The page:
Former US President George H.W. Bush has died at age 94 in Houston, according to his spokesperson.
Born into privilege and a tradition of service, Bush was a son of a senator, celebrated World War II combat pilot, student athlete, Texas oilman, Republican congressman, national party chairman, pioneering diplomat and spy chief.
After his own 1980 presidential campaign came up short, he served two terms as Ronald Reagan’s vice president before reaching the pinnacle of political power by winning the 1988 presidential election, soundly defeating Democrat Michael Dukakis.
After losing the White House in 1992, Bush became a widely admired political elder who leapt out of airplanes to mark birthday milestones. Emphasizing the generosity of his soul, he forged a close — and unlikely — friendship with Democrat Bill Clinton, the man who ended his presidency. When Parkinson’s disease mostly silenced him in public, Bush flashed his sense of humor by sporting colorful striped socks.
Bush’s death comes after his wife of 73 years, Barbara Bush, passed away on April 17 at age 92. Before her funeral, Bush was pictured in a wheelchair gazing at his wife’s flower-covered casket, in a moment that encapsulated their life-long love affair.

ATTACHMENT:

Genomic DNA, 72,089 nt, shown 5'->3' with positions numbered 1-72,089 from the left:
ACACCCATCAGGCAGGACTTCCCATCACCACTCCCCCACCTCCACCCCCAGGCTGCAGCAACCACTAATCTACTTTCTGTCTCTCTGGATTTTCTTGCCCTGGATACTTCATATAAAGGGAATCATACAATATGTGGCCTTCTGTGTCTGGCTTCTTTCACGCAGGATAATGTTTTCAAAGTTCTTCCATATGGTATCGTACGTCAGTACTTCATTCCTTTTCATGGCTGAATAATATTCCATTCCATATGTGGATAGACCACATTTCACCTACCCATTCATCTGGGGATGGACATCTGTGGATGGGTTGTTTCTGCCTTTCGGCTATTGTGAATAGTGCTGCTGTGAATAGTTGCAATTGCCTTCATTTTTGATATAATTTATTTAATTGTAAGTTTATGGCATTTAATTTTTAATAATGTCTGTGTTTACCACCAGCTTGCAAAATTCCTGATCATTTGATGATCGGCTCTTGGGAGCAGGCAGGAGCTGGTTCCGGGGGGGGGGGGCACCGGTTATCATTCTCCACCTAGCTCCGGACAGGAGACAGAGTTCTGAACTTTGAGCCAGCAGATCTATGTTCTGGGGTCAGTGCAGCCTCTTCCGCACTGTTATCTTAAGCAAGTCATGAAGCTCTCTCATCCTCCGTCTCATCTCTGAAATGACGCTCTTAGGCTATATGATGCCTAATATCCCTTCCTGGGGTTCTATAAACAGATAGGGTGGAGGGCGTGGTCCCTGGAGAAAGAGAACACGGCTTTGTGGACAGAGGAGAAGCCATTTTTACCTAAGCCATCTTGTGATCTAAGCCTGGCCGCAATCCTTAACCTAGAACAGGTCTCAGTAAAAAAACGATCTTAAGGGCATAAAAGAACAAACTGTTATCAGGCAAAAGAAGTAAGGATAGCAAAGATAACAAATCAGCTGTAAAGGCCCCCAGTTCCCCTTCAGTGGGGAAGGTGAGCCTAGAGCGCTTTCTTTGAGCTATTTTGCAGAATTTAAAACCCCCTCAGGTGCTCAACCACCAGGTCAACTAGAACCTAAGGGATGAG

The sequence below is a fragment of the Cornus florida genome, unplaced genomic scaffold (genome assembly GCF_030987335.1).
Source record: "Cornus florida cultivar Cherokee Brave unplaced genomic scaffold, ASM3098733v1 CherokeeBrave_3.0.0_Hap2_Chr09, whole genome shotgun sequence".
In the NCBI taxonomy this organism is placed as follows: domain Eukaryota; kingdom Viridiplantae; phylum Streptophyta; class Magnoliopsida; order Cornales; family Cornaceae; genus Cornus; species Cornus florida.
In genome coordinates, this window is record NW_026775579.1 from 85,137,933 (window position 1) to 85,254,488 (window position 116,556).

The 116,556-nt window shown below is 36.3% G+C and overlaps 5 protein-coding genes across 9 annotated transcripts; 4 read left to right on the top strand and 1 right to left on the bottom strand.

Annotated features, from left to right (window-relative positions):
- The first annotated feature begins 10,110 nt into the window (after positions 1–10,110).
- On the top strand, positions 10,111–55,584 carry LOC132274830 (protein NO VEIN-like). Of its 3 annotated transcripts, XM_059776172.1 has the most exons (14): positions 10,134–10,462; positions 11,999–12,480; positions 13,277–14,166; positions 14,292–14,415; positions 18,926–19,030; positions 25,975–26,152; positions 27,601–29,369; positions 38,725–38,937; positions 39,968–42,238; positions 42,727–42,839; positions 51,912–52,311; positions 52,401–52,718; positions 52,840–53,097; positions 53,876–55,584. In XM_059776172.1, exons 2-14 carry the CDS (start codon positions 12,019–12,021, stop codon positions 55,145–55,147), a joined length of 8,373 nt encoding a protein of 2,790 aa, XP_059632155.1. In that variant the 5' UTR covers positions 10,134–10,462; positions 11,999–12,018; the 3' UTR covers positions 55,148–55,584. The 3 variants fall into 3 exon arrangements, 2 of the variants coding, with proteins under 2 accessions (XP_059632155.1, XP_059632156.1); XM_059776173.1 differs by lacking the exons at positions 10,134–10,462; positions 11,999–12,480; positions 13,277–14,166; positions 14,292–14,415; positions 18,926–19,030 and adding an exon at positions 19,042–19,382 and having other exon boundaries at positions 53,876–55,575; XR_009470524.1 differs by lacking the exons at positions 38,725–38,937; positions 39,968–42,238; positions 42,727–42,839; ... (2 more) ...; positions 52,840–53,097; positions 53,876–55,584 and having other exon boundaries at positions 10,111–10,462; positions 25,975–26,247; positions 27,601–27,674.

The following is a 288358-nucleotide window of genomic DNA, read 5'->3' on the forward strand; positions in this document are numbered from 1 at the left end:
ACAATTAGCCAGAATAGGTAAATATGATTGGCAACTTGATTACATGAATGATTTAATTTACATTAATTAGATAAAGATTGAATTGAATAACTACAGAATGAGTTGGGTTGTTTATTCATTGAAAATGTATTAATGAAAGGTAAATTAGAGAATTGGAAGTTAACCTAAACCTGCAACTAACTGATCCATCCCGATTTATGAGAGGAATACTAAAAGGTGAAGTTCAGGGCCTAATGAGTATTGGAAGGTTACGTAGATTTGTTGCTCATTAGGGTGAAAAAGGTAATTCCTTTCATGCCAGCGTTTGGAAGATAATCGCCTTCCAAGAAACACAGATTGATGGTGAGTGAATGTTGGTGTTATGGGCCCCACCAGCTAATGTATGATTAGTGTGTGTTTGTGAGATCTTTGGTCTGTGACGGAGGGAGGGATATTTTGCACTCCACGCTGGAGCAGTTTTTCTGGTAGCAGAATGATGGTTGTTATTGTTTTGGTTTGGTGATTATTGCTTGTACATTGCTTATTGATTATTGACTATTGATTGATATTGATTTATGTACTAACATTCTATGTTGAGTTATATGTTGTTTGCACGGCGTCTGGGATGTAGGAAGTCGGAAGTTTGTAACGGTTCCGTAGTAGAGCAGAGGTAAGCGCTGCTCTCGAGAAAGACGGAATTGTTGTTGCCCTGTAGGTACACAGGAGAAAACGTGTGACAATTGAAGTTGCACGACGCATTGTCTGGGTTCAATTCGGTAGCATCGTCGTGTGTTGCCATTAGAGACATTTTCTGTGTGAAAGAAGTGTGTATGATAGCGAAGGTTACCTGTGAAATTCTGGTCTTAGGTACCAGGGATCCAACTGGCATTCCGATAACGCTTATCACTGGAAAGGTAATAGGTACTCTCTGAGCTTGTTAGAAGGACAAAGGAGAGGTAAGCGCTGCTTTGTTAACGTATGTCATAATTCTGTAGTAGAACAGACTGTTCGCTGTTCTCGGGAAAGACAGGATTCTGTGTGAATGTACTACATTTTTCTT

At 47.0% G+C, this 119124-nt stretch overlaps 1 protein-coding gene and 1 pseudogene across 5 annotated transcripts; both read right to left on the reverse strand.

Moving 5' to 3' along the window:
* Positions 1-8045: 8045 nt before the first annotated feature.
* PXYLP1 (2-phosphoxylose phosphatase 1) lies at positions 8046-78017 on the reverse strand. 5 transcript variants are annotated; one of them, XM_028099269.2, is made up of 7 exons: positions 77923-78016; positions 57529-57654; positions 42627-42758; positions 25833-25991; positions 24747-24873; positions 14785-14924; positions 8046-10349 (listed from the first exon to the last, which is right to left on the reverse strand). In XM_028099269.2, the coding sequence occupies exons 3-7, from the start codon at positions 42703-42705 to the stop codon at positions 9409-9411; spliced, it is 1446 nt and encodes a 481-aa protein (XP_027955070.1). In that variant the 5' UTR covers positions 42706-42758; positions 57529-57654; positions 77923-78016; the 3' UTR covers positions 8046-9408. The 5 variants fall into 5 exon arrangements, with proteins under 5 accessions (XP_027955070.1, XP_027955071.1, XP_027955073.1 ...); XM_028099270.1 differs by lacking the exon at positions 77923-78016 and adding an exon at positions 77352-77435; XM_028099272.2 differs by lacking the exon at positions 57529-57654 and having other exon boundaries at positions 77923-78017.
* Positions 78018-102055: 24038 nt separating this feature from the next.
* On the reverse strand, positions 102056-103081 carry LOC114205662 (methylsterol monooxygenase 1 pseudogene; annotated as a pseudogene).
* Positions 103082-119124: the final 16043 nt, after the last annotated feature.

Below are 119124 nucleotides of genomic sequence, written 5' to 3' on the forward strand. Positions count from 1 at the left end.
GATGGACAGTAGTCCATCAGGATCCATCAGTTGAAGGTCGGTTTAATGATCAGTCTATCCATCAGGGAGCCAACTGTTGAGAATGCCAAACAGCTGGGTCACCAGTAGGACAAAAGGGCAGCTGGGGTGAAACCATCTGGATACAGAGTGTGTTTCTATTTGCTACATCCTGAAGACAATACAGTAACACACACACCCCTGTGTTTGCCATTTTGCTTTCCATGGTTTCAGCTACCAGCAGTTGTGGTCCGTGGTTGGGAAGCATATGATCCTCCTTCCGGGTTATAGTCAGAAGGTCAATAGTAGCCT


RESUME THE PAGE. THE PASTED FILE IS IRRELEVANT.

The first sitting vice president to be elected to the presidency since 1836, Bush was also only the second person in US history to see his own son follow in his presidential footsteps when George W. Bush was elected in 2000.
In addition to the 43rd president, Bush is survived by his son Jeb, the former Florida governor and 2016 presidential candidate; sons Neil and Marvin; daughter Dorothy; and 17 grandchildren. His daughter Robin died of leukemia as a child, a tragedy that still moved Bush deeply late in his life. He will be buried alongside her and the former first lady at his presidential library in College Station, Texas.
Funeral arrangements will be announced at a later time, according to the statement released by Bush’s spokesman Jim McGrath.
When Bush left office in 1993, he joined the dubious club of presidents rejected by voters after only one term in office. A career filled with top jobs preparing him for the presidency was cut short in its prime.
He lost to Clinton after failing to shake off his image as a starchy Yankee oblivious to the struggles of heartland Americans during an economic downturn.
But as time passed, his foreign policy acumen has come to define his presidency, leaving a legacy of wise and sure-handed management of world affairs.